There’s flexibility now – you can take COTS/white-box hardware and get software on it that lets it compete with any proprietary solution. And you’ve come away with something responsive, scalable, and dynamic. As data loads continue to increase, this flexibility is something we’ll see reflected in the goals of contemporary business models. IoT is going to change things in a big way over the next few years, and businesses will need a networking system that can handle the massive changes about to take place.
And we see this reflected in the numbers. A report by Infonetics Research in 2014 (even back in 2014!) found that 45 percent of enterprises will have used SDN in their data centers in 2015, and that percentage is expected to increase to 87 percent in 2016.
These numbers aren’t surprising, either. Most corporate networks can’t adjust to the requirements of advanced technologies, but SDN’s dynamism and reflexes can – virtual machines can be deployed in minutes.
I’ve touched on this a little already, but SDN is provoking a sea-change in terms of the hardware that’s used in networking. The idea behind switching to white boxes, or COTS hardware, is flexibility.
Organizations are increasingly finding that traditional networking hardware is too closed-off and too expensive for them. Traditional networking devices include a multitude of features and functions that most people don’t actually use, but they’re still paying for that functionality because it’s bundled into the device. These unused functions represent a significant technical debt as users are forced to consume updates and deal with defects from the portion of the device they never use.
By switching to SDN, users and organizations can choose hardware that works for them based on the hardware’s merits, and they aren’t locked into any dedicated operating system. SDN allows for a much more flexible implementation where the users can customize the device to suit their needs. They can iteratively update their environments instead of performing forklift upgrades.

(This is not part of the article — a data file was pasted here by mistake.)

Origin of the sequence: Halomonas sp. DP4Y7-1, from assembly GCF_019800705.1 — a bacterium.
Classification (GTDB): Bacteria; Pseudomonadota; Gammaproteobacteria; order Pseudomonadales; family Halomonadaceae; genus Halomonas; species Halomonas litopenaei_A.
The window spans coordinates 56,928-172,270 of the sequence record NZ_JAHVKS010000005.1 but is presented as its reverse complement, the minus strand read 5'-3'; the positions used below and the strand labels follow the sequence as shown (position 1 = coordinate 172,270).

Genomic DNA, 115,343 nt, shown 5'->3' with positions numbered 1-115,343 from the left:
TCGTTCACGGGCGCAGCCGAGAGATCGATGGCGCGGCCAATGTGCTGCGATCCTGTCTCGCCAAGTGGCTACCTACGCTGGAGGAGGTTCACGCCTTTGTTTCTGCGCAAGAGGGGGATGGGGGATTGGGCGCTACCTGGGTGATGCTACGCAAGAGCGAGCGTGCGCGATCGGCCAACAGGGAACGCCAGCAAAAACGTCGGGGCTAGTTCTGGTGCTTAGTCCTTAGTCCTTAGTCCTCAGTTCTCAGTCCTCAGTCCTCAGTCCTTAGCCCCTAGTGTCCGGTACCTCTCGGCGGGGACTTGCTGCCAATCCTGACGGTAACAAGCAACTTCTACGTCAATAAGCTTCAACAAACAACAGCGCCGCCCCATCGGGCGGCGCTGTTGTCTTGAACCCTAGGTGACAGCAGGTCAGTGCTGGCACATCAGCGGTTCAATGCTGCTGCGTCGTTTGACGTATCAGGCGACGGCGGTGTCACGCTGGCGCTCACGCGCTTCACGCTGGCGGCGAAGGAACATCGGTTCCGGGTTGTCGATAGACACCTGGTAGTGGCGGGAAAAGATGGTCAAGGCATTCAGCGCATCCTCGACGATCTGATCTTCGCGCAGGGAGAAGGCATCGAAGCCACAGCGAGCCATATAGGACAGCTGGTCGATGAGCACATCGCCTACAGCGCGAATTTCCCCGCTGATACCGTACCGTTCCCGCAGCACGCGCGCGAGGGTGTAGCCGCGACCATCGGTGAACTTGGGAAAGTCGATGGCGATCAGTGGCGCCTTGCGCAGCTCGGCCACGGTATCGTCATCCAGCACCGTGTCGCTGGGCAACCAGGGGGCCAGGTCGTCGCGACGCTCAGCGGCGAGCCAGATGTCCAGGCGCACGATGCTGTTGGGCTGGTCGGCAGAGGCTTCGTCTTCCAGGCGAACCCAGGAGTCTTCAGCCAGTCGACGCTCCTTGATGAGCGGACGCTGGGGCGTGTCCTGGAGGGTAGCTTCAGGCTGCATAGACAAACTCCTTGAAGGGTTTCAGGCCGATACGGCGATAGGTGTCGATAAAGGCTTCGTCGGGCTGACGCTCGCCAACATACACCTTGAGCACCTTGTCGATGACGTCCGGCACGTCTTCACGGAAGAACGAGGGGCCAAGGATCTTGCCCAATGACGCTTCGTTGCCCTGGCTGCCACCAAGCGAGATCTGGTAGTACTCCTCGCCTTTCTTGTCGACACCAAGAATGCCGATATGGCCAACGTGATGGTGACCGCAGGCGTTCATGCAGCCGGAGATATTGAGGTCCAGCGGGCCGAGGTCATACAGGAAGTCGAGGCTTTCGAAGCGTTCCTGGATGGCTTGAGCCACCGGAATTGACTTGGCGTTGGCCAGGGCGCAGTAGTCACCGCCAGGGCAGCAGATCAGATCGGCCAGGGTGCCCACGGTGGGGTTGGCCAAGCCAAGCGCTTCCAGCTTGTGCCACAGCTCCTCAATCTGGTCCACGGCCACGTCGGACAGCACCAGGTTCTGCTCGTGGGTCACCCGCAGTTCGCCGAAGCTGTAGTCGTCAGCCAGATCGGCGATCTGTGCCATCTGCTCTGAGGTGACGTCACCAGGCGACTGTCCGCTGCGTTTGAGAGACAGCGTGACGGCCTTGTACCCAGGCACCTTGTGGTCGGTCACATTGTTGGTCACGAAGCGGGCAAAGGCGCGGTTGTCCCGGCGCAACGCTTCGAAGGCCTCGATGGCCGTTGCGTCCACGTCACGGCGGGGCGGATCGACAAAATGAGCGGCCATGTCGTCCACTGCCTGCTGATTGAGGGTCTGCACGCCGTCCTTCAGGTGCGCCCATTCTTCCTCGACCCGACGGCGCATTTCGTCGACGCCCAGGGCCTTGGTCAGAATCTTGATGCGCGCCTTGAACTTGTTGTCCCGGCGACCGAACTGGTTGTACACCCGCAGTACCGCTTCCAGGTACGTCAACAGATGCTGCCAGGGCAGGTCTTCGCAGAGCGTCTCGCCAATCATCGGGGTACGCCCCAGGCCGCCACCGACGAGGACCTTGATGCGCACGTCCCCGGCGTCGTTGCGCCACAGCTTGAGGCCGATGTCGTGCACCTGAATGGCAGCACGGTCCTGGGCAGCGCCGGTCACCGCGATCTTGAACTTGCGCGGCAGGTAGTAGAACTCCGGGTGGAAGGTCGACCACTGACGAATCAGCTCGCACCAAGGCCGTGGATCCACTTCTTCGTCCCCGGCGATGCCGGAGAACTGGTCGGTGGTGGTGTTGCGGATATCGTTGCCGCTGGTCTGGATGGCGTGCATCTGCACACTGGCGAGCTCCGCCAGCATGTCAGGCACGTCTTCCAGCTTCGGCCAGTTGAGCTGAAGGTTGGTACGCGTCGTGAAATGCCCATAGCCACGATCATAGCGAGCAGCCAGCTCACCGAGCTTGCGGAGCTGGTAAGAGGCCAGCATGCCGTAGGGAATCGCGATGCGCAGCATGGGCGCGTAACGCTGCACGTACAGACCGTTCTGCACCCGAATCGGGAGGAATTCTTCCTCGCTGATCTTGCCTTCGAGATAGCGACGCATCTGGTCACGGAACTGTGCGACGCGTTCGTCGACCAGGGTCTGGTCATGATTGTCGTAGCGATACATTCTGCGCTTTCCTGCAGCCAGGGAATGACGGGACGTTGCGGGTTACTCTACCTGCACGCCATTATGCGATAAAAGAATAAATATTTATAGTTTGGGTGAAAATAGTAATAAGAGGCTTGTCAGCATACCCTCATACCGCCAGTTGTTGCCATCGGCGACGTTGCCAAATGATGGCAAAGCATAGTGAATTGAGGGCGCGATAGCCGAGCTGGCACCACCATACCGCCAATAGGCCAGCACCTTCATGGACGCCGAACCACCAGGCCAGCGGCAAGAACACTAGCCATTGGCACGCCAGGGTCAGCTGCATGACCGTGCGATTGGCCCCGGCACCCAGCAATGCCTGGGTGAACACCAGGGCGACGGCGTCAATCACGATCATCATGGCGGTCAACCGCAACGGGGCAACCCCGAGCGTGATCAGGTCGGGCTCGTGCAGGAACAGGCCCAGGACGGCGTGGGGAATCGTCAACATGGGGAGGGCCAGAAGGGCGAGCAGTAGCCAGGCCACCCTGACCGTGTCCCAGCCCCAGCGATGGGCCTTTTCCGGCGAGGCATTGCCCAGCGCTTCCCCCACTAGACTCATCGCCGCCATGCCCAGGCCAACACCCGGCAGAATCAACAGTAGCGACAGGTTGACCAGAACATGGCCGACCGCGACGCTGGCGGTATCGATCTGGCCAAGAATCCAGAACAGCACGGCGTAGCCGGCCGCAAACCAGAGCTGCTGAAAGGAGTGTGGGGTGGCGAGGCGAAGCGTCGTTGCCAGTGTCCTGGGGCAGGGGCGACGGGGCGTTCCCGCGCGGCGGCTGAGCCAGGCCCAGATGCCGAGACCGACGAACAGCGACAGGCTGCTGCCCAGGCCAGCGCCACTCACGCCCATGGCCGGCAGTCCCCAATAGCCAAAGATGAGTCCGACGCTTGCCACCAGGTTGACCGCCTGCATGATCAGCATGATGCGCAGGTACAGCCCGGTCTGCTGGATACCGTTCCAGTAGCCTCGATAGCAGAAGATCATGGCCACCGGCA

It might sound as if SDN will be the biggest part of networking in the future, but according to an IDC report in 2014, the physical networking hardware will continue to be the biggest piece of the networking pie, even in 2018. This should help explain why the overwhelming migration to white-box hardware is so important, and might explain why even Facebook is getting in on white boxes with the Open Compute Project.
The networking hardware landscape of the next few years will be one based on the collaborative approach that’s been steadily gaining popularity. That collaboration will result in white boxes that are increasingly impressive from a performance standpoint, even as there is more standardization among them.
Financial Disruption and the Future of SDN
According to a report by the CSFB, the SDN alternative to a basic Cisco data center switch is roughly 70 percent cheaper. Companies have huge budgets for networking, and SDN has the capacity to save them significant portions of those budgets by eliminating the need for proprietary hardware and dedicated software. Those companies have a viable alternative with SDN – one that allows them to customize their networking hardware through abstraction and virtualization so it operates at peak efficiency according to their unique conditions.
Maybe that’s why SDN revenue was expected to grow 126 percent from 2014 to 2015, and is expected to keep growing to a $3.2 billion industry by 2018. It might not be easy, as this article on the commercialization of SDN and NFV discusses, but data centers are demanding SDN’s ability to handle increasing loads of information, and global cloud security services flock toward SDN for its scalability.
It’s no surprise that, according to the Infonetics report, 85 percent of midsized and large North American enterprises say they expect to be using SDN in 2016. And if none of that has you convinced – a report from Rayno Media states that the SDN market will be worth well more than $20 billion once the adoption is complete.
I started this article talking about a pond, and maybe I had the imagery wrong. Let’s make SDN the pond instead of the rock: It looks as if it’s time to jump in.